For Immediate Release

Monday, Feb. 2, 2021
"Mojave Max Watch" is Officially Underway
Mojave Max Is Southern Nevada’s Punxsutawney Phil

Tuesday, Feb. 2 is Groundhog Day, which signals the unofficial countdown to spring. Here, in southern Nevada, that countdown includes the official “Mojave Max Watch.”

Mojave Max is a real live tortoise that lives at the Springs Preserve. Although the live Mojave Max is still in brumation (reptilian form of hibernation), all students from Clark County, Nevada, in grades K-5, who are enrolled in public, private and registered home schools are encouraged to enter a guess as to when they think Max will wake up from his long winter nap.

Mojave Max has hosted the annual Mojave Max Emergence Contest since 2000 and has become the preeminent indicator of spring-like weather in Southern Nevada and the west coast.

While Punxsutawney Phil is awakened in the wee hours of the morning, Mojave Max takes a more relaxed approach to signaling the beginning of spring: hit the ‘snooze’ button and emerge when he’s good and ready. What’s he waiting for? The moment when the daylight gets longer and temperatures are just right before coming out from his burrow and proclaiming spring.

Like all desert tortoises, every fall when the hot Las Vegas weather cools off, Max goes into his burrow to begin brumation. He sleeps for four or five months and then emerges sometime in the spring, signaling the beginning of the season.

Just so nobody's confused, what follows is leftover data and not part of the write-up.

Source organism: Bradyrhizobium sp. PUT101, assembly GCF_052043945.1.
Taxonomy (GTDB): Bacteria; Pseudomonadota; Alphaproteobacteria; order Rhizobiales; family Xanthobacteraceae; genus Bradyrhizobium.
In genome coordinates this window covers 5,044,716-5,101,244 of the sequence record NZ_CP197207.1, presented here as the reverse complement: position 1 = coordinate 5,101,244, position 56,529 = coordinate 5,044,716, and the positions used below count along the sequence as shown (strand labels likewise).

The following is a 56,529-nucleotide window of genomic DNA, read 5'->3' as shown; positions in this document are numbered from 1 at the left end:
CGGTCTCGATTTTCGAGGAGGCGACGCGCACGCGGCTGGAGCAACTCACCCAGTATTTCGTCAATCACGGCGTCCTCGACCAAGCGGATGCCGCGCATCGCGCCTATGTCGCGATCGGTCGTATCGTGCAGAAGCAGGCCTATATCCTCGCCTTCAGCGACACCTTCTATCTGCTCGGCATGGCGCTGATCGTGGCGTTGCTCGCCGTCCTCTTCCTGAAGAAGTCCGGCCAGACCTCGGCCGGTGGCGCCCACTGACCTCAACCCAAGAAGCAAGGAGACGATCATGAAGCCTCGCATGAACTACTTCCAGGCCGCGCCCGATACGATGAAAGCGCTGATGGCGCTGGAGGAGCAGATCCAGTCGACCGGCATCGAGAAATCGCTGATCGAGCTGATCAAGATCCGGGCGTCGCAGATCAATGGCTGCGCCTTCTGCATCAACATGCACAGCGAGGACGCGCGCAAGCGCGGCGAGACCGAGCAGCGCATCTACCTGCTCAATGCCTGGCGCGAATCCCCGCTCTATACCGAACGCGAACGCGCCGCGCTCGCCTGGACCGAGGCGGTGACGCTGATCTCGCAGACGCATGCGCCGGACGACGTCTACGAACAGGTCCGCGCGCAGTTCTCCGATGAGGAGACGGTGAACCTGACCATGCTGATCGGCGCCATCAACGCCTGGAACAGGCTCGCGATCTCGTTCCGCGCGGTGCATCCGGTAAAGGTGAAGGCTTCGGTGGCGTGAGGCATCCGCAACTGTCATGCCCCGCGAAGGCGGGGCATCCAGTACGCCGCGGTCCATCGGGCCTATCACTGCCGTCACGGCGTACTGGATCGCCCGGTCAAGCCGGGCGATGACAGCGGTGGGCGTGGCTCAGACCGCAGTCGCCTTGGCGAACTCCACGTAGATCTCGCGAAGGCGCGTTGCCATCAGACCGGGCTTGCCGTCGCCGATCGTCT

Clark County, along with its partners, hosts the annual Mojave Max Emergence Contest, education programs and school assemblies in support of Mojave Desert environmental education. As part of the contest, students are encouraged to guess when Mojave Max will first exit his burrow each year. To enter the contest, you can log onto and click on the “Emergence Contest” button.

The Clark County student who guesses closest to the actual time of Max’s emergence, without going over, wins the contest for his or her classroom. The winning student receives his or her own laptop computer, a backpack filled with outdoor gear for exploring the desert, a laptop computer for his or her teacher, T-shirts and Olympic-style medals for the winning class, a trophy for their school, and a pizza party and field trip to the Springs Preserve to meet the live Mojave Max. The winning student also receives a year-long family pass to the Springs Preserve and a year-long pass that can be used at all federally managed fee areas.

The Mojave Max Education Program is provided by a partnership among Clark County, the Clark County School District, the Springs Preserve and Get Outdoors Nevada.

Questions about the live Mojave Max tortoise should be directed to Tom Bradley with the Las Vegas Springs Preserve at (702) 822-8365. More information is available at or


Clark County is a dynamic and innovative organization dedicated to providing top-quality service with integrity, respect and accountability.  With jurisdiction over the world-famous Las Vegas Strip and covering an area the size of New Jersey, Clark is the nation’s 11th-largest county and provides extensive regional services to 2.4 million citizens and 45.6 million visitors a year (2019). Included are the nation’s 9th-busiest airport, air quality compliance, social services and the state’s largest public hospital, University Medical Center. The County also provides municipal services that are traditionally provided by cities to 1.1 million residents in the unincorporated area. Those include fire protection, roads and other public works, parks and recreation, and planning and development.